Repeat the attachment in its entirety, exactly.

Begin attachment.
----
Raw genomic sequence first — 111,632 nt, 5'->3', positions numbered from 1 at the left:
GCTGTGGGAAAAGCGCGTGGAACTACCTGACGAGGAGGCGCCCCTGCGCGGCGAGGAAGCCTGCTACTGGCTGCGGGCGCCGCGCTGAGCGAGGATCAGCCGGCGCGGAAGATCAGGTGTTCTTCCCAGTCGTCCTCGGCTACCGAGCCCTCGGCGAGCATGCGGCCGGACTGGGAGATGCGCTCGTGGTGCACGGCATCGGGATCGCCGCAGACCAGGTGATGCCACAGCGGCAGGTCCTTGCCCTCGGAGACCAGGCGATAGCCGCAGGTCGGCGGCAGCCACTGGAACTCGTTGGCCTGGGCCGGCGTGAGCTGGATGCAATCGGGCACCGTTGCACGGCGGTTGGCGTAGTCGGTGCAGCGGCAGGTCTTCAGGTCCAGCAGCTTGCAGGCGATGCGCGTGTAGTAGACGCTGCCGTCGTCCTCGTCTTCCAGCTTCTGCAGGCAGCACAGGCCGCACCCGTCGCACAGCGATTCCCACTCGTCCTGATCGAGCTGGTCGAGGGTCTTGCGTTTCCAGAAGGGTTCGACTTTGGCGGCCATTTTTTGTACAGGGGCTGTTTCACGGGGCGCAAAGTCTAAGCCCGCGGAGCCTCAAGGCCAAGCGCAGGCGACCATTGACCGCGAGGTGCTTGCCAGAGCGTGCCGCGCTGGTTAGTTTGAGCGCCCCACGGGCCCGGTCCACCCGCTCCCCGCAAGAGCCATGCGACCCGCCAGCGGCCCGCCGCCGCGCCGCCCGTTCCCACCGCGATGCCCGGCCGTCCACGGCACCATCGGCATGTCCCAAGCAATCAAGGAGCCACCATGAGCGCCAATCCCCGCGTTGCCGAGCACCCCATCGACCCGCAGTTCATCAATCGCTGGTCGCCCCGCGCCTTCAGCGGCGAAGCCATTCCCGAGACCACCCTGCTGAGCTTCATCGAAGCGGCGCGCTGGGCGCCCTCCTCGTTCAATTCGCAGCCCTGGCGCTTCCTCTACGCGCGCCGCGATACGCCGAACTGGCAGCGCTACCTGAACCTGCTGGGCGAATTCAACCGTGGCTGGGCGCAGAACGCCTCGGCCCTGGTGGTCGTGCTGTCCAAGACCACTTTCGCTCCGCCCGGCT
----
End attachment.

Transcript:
Raw genomic sequence first — 111,632 nt, 5'->3', positions numbered from 1 at the left:
GCTGTGGGAAAAGCGCGTGGAACTACCTGACGAGGAGGCGCCCCTGCGCGGCGAGGAAGCCTGCTACTGGCTGCGGGCGCCGCGCTGAGCGAGGATCAGCCGGCGCGGAAGATCAGGTGTTCTTCCCAGTCGTCCTCGGCTACCGAGCCCTCGGCGAGCATGCGGCCGGACTGGGAGATGCGCTCGTGGTGCACGGCATCGGGATCGCCGCAGACCAGGTGATGCCACAGCGGCAGGTCCTTGCCCTCGGAGACCAGGCGATAGCCGCAGGTCGGCGGCAGCCACTGGAACTCGTTGGCCTGGGCCGGCGTGAGCTGGATGCAATCGGGCACCGTTGCACGGCGGTTGGCGTAGTCGGTGCAGCGGCAGGTCTTCAGGTCCAGCAGCTTGCAGGCGATGCGCGTGTAGTAGACGCTGCCGTCGTCCTCGTCTTCCAGCTTCTGCAGGCAGCACAGGCCGCACCCGTCGCACAGCGATTCCCACTCGTCCTGATCGAGCTGGTCGAGGGTCTTGCGTTTCCAGAAGGGTTCGACTTTGGCGGCCATTTTTTGTACAGGGGCTGTTTCACGGGGCGCAAAGTCTAAGCCCGCGGAGCCTCAAGGCCAAGCGCAGGCGACCATTGACCGCGAGGTGCTTGCCAGAGCGTGCCGCGCTGGTTAGTTTGAGCGCCCCACGGGCCCGGTCCACCCGCTCCCCGCAAGAGCCATGCGACCCGCCAGCGGCCCGCCGCCGCGCCGCCCGTTCCCACCGCGATGCCCGGCCGTCCACGGCACCATCGGCATGTCCCAAGCAATCAAGGAGCCACCATGAGCGCCAATCCCCGCGTTGCCGAGCACCCCATCGACCCGCAGTTCATCAATCGCTGGTCGCCCCGCGCCTTCAGCGGCGAAGCCATTCCCGAGACCACCCTGCTGAGCTTCATCGAAGCGGCGCGCTGGGCGCCCTCCTCGTTCAATTCGCAGCCCTGGCGCTTCCTCTACGCGCGCCGCGATACGCCGAACTGGCAGCGCTACCTGAACCTGCTGGGCGAATTCAACCGTGGCTGGGCGCAGAACGCCTCGGCCCTGGTGGTCGTGCTGTCCAAGACCACTTTCGCTCCGCCCGGCT